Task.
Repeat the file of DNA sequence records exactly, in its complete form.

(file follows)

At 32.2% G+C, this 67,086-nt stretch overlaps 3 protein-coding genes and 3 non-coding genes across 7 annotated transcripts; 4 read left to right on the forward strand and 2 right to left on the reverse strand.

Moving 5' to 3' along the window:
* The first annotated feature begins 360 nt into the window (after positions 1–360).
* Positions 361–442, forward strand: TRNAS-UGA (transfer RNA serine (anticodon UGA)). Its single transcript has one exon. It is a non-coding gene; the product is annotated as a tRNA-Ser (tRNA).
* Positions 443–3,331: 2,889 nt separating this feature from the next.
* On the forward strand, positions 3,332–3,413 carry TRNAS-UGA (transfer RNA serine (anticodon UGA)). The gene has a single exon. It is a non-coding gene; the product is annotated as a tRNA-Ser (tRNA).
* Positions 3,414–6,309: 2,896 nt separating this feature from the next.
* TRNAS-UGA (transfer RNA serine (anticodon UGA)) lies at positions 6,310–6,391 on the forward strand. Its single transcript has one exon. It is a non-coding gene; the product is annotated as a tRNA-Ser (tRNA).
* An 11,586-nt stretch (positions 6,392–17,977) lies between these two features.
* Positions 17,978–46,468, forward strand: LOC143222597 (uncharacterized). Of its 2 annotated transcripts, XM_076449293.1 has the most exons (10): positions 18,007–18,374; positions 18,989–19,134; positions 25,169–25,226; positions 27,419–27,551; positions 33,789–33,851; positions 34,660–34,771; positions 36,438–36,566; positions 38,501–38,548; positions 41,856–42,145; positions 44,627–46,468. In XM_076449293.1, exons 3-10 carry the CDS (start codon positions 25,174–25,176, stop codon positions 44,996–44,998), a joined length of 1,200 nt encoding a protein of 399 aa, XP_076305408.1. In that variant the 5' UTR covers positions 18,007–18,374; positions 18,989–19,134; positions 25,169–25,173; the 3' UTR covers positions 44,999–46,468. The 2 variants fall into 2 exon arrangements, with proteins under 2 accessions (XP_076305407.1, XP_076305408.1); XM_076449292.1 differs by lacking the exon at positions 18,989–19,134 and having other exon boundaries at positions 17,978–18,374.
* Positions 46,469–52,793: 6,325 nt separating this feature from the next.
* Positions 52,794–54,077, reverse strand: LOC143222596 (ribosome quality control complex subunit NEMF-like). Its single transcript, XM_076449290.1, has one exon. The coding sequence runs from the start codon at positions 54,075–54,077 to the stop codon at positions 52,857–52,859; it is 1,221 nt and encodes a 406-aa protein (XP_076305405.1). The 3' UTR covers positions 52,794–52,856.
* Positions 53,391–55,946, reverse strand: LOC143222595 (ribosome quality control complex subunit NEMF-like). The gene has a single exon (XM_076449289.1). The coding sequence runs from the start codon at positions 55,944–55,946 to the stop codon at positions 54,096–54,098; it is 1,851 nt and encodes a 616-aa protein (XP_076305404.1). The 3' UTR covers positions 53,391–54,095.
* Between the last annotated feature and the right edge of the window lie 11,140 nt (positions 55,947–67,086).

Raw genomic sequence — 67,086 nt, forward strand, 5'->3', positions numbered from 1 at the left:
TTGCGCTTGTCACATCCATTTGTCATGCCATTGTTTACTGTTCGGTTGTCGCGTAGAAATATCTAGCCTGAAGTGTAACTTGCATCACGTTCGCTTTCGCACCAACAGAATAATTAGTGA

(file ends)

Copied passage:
At 32.2% G+C, this 67,086-nt stretch overlaps 3 protein-coding genes and 3 non-coding genes across 7 annotated transcripts; 4 read left to right on the forward strand and 2 right to left on the reverse strand.

Moving 5' to 3' along the window:
* The first annotated feature begins 360 nt into the window (after positions 1–360).
* Positions 361–442, forward strand: TRNAS-UGA (transfer RNA serine (anticodon UGA)). Its single transcript has one exon. It is a non-coding gene; the product is annotated as a tRNA-Ser (tRNA).
* Positions 443–3,331: 2,889 nt separating this feature from the next.
* On the forward strand, positions 3,332–3,413 carry TRNAS-UGA (transfer RNA serine (anticodon UGA)). The gene has a single exon. It is a non-coding gene; the product is annotated as a tRNA-Ser (tRNA).
* Positions 3,414–6,309: 2,896 nt separating this feature from the next.
* TRNAS-UGA (transfer RNA serine (anticodon UGA)) lies at positions 6,310–6,391 on the forward strand. Its single transcript has one exon. It is a non-coding gene; the product is annotated as a tRNA-Ser (tRNA).
* An 11,586-nt stretch (positions 6,392–17,977) lies between these two features.
* Positions 17,978–46,468, forward strand: LOC143222597 (uncharacterized). Of its 2 annotated transcripts, XM_076449293.1 has the most exons (10): positions 18,007–18,374; positions 18,989–19,134; positions 25,169–25,226; positions 27,419–27,551; positions 33,789–33,851; positions 34,660–34,771; positions 36,438–36,566; positions 38,501–38,548; positions 41,856–42,145; positions 44,627–46,468. In XM_076449293.1, exons 3-10 carry the CDS (start codon positions 25,174–25,176, stop codon positions 44,996–44,998), a joined length of 1,200 nt encoding a protein of 399 aa, XP_076305408.1. In that variant the 5' UTR covers positions 18,007–18,374; positions 18,989–19,134; positions 25,169–25,173; the 3' UTR covers positions 44,999–46,468. The 2 variants fall into 2 exon arrangements, with proteins under 2 accessions (XP_076305407.1, XP_076305408.1); XM_076449292.1 differs by lacking the exon at positions 18,989–19,134 and having other exon boundaries at positions 17,978–18,374.
* Positions 46,469–52,793: 6,325 nt separating this feature from the next.
* Positions 52,794–54,077, reverse strand: LOC143222596 (ribosome quality control complex subunit NEMF-like). Its single transcript, XM_076449290.1, has one exon. The coding sequence runs from the start codon at positions 54,075–54,077 to the stop codon at positions 52,857–52,859; it is 1,221 nt and encodes a 406-aa protein (XP_076305405.1). The 3' UTR covers positions 52,794–52,856.
* Positions 53,391–55,946, reverse strand: LOC143222595 (ribosome quality control complex subunit NEMF-like). The gene has a single exon (XM_076449289.1). The coding sequence runs from the start codon at positions 55,944–55,946 to the stop codon at positions 54,096–54,098; it is 1,851 nt and encodes a 616-aa protein (XP_076305404.1). The 3' UTR covers positions 53,391–54,095.
* Between the last annotated feature and the right edge of the window lie 11,140 nt (positions 55,947–67,086).

Raw genomic sequence — 67,086 nt, forward strand, 5'->3', positions numbered from 1 at the left:
TTGCGCTTGTCACATCCATTTGTCATGCCATTGTTTACTGTTCGGTTGTCGCGTAGAAATATCTAGCCTGAAGTGTAACTTGCATCACGTTCGCTTTCGCACCAACAGAATAATTAGTGA